With Square, swipe your credit card and pay with your smartphone

With Square, swipe your credit card and pay with your smartphone

Summary: A new service aims to encourage small businesses to accept digital transactions by allowing them to swipe credit cards using a smartphone.

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A new service by the co-founder of Twitter aims to encourage small businesses to accept digital transactions by allowing them to swipe credit cards using a smartphone.

It's called Square, and it works with a one-two punch of a free mobile app (iPhone/iPod/iPad, Google Android) and a little plastic cube that plugs into the audio jack of your device.

The service turns anyone with a smartphone into a debit and credit card-accepting small business. So that time you wanted to sell your old gaming rig on Craigslist, but couldn't get someone to pay in cash? Square would fit the bill.

Want to know how it works? Head over to SmartPlanet's Smart Takes blog for the full scoop.

Topics: Mobility, Banking, Hardware, Smartphones

Andrew Nusca

About Andrew Nusca

Andrew Nusca is a former writer-editor for ZDNet and contributor to CNET. During his tenure, he was the editor of SmartPlanet, ZDNet's sister site about innovation.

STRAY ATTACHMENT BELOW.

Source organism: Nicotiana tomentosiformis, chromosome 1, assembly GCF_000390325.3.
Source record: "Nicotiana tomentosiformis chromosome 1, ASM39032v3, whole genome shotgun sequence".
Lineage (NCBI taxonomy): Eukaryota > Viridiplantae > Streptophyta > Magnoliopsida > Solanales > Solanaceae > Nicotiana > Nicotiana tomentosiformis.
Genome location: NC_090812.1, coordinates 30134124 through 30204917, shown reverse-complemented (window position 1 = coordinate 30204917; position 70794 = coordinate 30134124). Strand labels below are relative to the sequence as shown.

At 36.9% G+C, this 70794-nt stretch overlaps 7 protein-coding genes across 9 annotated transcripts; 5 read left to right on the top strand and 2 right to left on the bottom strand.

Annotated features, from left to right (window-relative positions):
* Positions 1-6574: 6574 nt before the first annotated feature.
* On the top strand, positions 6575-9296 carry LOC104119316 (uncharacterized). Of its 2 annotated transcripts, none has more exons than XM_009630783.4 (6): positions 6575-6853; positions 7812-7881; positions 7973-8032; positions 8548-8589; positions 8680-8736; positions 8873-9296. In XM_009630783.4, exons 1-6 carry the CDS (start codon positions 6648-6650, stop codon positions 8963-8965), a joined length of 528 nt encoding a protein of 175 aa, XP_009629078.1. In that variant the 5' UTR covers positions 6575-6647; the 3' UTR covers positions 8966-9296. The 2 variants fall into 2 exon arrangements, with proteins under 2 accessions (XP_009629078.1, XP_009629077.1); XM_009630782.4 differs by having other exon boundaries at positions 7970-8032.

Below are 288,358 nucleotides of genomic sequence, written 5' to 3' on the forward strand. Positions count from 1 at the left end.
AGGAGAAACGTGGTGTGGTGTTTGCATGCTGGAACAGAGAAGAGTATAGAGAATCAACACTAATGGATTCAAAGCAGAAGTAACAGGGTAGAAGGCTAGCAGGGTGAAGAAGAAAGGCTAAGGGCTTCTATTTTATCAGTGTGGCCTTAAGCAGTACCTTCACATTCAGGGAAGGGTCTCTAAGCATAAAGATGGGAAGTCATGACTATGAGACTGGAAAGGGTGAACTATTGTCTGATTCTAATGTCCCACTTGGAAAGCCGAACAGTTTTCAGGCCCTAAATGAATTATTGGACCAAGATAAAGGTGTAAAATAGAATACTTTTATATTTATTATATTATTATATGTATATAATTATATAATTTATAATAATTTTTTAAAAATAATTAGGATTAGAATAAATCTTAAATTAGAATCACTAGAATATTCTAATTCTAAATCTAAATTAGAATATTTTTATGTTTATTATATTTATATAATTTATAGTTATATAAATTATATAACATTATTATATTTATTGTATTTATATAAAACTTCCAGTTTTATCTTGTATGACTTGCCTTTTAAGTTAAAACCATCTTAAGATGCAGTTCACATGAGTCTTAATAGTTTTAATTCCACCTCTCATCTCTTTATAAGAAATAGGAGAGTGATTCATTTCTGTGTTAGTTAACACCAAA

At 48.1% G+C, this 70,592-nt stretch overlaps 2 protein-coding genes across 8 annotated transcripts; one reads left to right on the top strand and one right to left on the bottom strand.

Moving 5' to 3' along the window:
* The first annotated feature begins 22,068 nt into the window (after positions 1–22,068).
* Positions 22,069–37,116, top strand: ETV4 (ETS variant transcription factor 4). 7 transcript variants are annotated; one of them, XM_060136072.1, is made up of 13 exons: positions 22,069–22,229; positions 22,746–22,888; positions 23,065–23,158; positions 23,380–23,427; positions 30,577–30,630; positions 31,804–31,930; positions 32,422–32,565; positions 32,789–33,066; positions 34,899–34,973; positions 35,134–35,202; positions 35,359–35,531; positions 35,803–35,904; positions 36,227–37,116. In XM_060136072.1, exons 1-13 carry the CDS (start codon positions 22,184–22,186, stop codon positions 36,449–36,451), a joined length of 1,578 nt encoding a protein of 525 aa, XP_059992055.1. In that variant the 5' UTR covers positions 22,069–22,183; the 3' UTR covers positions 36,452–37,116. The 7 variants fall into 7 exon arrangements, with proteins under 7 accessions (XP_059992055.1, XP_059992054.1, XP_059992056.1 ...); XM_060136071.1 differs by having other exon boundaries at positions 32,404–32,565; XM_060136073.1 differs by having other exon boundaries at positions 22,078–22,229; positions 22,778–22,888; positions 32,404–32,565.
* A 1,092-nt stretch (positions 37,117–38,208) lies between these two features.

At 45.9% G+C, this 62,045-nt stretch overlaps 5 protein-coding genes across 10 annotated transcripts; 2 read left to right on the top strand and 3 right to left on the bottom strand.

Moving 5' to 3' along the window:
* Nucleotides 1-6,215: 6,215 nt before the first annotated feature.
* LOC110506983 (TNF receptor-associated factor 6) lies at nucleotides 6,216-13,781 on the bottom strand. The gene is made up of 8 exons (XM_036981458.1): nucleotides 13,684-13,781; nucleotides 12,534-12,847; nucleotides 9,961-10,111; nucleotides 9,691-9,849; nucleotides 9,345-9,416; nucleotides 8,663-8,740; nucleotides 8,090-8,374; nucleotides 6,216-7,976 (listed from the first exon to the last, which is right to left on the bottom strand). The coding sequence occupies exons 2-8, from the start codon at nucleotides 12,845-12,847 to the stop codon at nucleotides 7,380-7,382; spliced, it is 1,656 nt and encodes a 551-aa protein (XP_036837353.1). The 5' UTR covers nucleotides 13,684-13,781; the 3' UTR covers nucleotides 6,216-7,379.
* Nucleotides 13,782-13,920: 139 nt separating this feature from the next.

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  • Square Credit Card App Not Worth the Hype

    I signed up for Square late September 2010 based on reviews and buzz. IT IS NOT WORTH IT. It's early December and I'm switching over to another company who has a monthly fee but a customer support phone number and a 48 hour deposit time.

    Square deposits the first $1000 but then holds the rest of your money for 30 days and deposits it in some illogical increment. So if you have a charge after that initial $1000 for example, on the 21st, you get some of it deposited 30 days later; if you had another charge on the 22nd, again, you get some of it 30 days later etc. You end up getting your money in small irregular increments which basically devalues your money.

    Think of having $100 but getting it in pocket change as $1 on one day, $7 a few days later; $4 a week later and so on and so forth.

    Plus if you do the math, their rates are high. You're better off with a monthly fee and lower rates.
    lala.june